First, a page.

"Those who experience panic attacks on a regular basis often feel embarrassed or ashamed because they know, logically, that these attacks aren’t actually going to kill them." - marissa martin
If you have never had a panic attack before, here is one word to sum up the experience: debilitating. When someone is experiencing a panic attack, they experience a faulty trigger of their “fight-or-flight” response that is located in the body’s sympathetic nervous system. Your sympathetic nervous system is what causes your heart to start pounding, your vision to become blurry, and your head to start feeling dizzy. As a result, it is common for people going through a panic attack to start feeling like they are about to die, and make a beeline to the emergency room.
Those who experience panic attacks on a regular basis often feel embarrassed or ashamed because they know, logically, that these attacks aren’t actually going to kill them. But even though they know this to be fact, there is still something inside of them that is not 100% convinced that what they are going through isn’t catastrophic.
Although only 2-3% of Americans face panic disorder each year, roughly ⅓ of all Americans will experience at least one panic attack in their lifetime. It is important to know how to face these debilitating attacks when they happen so that one can save an unnecessary trip to the emergency room. By using the acronym AWARE, we can learn how to face panic attacks when they occur, and prevent the future manifestation of them.
Acknowledge & Accept
The first thing a person should do when experiencing a panic attack is to acknowledge the feelings of anxiety that come with it. Unfortunately, our first instinct in countering a panic attack is to act in a way that will increase the severity of the panic attack: avoidance. When we pretend that our feelings surrounding the panic attack aren’t actually there, we only make the symptoms worse.
When we acknowledge and accept these feelings, we are saying “I am currently feeling anxious and terrified, but I am not in any real danger. I accept these feelings that are currently occurring, and will make an effort to work with them rather than against them.” We should be accepting of these feelings because there is no actual danger surrounding the manifestation of a panic attack. It is important to remind yourself that no one has ever died of a panic attack, so you will not be doing any harm by acknowledging and accepting the feelings associated with panic.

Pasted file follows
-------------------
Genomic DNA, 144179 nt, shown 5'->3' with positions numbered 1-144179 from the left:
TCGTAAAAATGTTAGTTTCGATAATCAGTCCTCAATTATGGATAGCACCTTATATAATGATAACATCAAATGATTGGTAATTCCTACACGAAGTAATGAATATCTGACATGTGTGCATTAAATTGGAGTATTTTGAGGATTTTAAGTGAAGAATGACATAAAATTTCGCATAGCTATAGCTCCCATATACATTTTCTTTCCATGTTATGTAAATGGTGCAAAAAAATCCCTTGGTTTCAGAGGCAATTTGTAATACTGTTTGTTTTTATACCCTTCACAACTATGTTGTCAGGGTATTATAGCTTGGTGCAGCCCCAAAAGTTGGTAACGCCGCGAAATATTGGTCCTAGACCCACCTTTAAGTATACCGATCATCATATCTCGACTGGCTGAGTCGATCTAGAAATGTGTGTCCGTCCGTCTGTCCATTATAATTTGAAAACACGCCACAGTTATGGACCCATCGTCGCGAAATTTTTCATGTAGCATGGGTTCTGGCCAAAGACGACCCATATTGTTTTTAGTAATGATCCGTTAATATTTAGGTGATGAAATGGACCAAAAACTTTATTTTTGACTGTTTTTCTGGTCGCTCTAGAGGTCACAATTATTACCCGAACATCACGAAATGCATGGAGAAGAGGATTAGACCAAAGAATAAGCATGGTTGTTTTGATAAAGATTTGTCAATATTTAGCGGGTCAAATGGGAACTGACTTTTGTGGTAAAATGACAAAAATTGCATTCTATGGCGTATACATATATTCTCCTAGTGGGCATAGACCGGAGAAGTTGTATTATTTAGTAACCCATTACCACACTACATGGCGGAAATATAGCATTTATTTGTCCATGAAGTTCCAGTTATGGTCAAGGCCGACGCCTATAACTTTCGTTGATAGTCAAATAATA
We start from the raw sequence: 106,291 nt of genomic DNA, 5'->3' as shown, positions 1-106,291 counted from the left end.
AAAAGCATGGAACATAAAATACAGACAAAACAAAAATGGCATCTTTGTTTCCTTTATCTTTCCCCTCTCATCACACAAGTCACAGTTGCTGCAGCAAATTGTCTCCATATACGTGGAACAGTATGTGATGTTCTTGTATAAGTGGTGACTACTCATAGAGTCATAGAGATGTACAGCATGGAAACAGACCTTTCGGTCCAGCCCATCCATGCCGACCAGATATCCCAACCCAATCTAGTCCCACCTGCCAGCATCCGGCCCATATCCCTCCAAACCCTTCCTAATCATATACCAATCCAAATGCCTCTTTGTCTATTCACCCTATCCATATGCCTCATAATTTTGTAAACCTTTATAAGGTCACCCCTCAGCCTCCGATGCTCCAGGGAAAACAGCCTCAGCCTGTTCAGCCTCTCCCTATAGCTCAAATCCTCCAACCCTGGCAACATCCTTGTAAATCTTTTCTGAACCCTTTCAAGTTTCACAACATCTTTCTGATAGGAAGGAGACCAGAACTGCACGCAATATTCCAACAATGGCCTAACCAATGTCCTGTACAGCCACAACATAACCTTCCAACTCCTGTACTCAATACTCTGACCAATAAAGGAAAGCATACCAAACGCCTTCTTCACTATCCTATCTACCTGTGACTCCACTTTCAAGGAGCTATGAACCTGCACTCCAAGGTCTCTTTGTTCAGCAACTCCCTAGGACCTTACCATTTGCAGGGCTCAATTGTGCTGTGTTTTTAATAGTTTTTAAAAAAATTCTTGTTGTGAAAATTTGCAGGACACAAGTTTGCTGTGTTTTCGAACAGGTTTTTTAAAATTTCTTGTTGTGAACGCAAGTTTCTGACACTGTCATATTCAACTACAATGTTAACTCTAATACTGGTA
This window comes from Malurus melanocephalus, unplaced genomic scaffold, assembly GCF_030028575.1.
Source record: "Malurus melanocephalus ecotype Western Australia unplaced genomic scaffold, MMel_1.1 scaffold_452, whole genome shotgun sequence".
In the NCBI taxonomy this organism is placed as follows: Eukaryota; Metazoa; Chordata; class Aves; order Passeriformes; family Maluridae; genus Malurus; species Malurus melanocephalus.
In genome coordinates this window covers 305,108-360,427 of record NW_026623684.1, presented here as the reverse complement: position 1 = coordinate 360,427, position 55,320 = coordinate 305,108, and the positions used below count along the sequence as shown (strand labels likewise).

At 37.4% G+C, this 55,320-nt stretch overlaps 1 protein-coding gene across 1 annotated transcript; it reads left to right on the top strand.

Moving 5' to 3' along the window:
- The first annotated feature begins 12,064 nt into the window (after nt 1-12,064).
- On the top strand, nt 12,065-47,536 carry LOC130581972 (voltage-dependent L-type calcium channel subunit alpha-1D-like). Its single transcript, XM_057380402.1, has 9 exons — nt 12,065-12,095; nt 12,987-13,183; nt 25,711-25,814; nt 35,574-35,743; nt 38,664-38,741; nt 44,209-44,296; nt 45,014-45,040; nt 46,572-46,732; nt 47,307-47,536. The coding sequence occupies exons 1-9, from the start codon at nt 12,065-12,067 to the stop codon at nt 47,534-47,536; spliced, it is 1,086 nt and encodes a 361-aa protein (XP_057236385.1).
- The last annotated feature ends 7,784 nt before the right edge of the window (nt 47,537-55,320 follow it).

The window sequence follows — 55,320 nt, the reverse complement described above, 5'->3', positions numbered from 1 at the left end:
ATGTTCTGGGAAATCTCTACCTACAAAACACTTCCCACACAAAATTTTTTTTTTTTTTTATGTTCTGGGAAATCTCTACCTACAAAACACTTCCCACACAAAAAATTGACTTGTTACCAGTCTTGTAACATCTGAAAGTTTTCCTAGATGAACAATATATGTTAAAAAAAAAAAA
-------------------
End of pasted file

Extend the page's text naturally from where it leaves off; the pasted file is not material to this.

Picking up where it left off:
Wait & Watch
Whenever someone feels an intense onset of panic, they may feel a strong urge to leave the situation that they find themselves in. By giving into these urges, we feed into the fear that is manifested by our panic attacks, and it leads to us avoiding these locations in the future. When we utilize “wait” during our panic attacks, we give ourselves time to collect our thoughts and feelings before making rash decisions based on our panic. A helpful way of thinking about the “wait” step is to view it as counting to 10 whenever we feel angry. Allowing ourselves time to process our emotions and thoughts keeps us from making decisions that we will regret later.
After waiting, one should then spend time looking at the panic attack in particular. Filling out a panic diary entry is one way that people can analyze what is happening to them during an attack. By listing all of our symptoms, the time our attack occurs, and all of the environmental factors associated with the attack, we are able to get a big picture look at what goes on exactly during our panic attacks. It is important that we are actually getting this information down on paper, rather than simply thinking about each of the questions. By writing the information down on paper, it allows us to get some distance from our emotions that are debilitating us.
"one third of all americans will experience a panic attack in their lifetime."
Once we have accepted and watched our panic attack, the next step is to act. An important thing to note is that we cannot act in ways to end our panic attacks; we can only act in ways to help ourselves feel more comfortable during an attack. Some ways that can help us calm down include mindfulness meditation, diaphragmatic breathing, and positive self-talk. There are certain mindfulness exercises that are designed to activate the parasympathetic nervous system, which eases our sympathetic nervous system.
Once we start to feel better, we may immediately experience another wave of panic. People often experience this, and feel like the coping mechanisms above didn’t do anything to help. The important thing to do when this happens is to remind yourself that this is normal, and that what we’ve done in the previous steps can help you! Repeat these steps if you start to feel the onset of panic again, and continue to do so until you start to become more relaxed.
This step is here to remind you that all panic attacks come to an end, and that you won’t feel like this forever. Regardless of how you approach your panic attacks, they will eventually face completion, and the only thing you can do until then is make yourself as comfortable as possible. Panic attacks will always pass.
The AWARE model was adapted from Dr. David Carbonell at anxietycoach.com.
Marissa Martin, Counseling Intern